Marcos suggestion is already happening in the publishing business,
wherein authors are doing their own independent "publishing". The big
publishers are / have become only printing companies, requiring authors
to spend their own money for promotions. Having to do that, why not just
do it anyway and get the lion's share of the price instead of 10% or less.
Between publishers, distributors and bookstores 78% or more of the price
of a book is shared by them, not the author...and it takes years to get
noticed by them, if ever. Even for those who publish their own material
they have to pay 55-78% of the price to some distributors like Baker and
Taylor (so they can give 30% discounts to libraries.)
In addition big publishers are only making enough copies for such buyers
as Barnes and Noble and Borders thus making the works unavailable to
Is it no wonder then that publishers are having to merge, consolidate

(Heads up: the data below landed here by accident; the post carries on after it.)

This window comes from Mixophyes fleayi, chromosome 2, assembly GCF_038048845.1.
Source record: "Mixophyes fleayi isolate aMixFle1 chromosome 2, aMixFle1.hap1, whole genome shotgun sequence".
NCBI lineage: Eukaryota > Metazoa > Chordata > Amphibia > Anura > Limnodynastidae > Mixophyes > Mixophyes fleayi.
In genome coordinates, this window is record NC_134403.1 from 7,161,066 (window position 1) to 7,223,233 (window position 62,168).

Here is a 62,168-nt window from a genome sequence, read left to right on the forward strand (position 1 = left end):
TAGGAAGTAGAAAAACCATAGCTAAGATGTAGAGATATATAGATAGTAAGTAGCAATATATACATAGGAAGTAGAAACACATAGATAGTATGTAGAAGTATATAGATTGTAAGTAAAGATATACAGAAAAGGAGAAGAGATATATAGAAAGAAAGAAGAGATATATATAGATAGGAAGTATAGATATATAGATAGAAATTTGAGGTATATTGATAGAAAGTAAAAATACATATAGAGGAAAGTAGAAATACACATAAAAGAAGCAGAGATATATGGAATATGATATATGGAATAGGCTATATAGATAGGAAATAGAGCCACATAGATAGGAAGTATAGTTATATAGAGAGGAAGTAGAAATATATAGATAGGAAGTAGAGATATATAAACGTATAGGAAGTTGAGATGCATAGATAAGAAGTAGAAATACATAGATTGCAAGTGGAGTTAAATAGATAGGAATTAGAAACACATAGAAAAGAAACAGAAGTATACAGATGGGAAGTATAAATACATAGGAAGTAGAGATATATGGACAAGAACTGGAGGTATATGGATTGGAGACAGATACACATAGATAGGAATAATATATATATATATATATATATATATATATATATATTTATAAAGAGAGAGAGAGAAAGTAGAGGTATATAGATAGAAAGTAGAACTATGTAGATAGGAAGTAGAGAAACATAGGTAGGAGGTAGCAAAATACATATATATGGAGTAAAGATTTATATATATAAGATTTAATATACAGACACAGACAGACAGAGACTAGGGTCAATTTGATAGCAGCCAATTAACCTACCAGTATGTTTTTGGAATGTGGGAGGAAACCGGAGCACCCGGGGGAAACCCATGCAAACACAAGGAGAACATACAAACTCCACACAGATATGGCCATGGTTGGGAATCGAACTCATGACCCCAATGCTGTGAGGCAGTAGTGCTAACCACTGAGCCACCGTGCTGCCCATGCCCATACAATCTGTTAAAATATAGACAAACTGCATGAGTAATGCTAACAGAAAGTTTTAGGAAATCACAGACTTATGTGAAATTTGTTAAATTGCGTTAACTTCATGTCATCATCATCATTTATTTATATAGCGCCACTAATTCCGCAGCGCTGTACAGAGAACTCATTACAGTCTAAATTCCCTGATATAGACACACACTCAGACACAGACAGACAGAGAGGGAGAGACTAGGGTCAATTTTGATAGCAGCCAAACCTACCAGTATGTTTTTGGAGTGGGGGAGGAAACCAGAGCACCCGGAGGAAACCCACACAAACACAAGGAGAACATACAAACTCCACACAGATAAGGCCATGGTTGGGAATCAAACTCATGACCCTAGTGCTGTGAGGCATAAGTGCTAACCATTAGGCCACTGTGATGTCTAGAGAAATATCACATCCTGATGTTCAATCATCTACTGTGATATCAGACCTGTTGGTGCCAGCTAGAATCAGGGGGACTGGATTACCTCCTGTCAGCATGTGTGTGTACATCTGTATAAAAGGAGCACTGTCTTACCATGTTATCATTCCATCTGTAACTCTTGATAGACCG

and use backlists? The same is happening to music recordings, and it's
probably time it did. Authors and Artists should have more say about
income as well as distribution.
Trescott Research – Paul T. Jackson
Information & Library Development
26301 SE 424^th St., Enumclaw, WA 98022
Marcos Sueiro wrote:
> I'm going to get whipped for this, but I'll say it anyway: I don't see
> what is so terrible if large large record companies simply disappear.
> Music has been around much longer than the recording industry, so I do
> not think that the quality of music itself would suffer. And certainly
> there must be other business models for musicians to make a living
> without having to feed a huge machine that often sucked their blood,
> especially now that the means to record music are available to so
> many. Big Music generated lots of money for over a century, but only a
> very small proportion of all musicians saw that money. Perhaps Big
> Music is just not good for music anymore.
> Tom Fine wrote:
>> So, even though I'm no fan of Big Music, they have a point in all of
>> this. If the owners of the copyright material -- descendants of those
>> who put up money to record the old stuff and current funders of new
>> material -- cannot get a return on their investment, they do not have
>> a business model. So in that case nothing can be made available
>> because it's a money-losing proposition and companies are not in
>> business to lose money.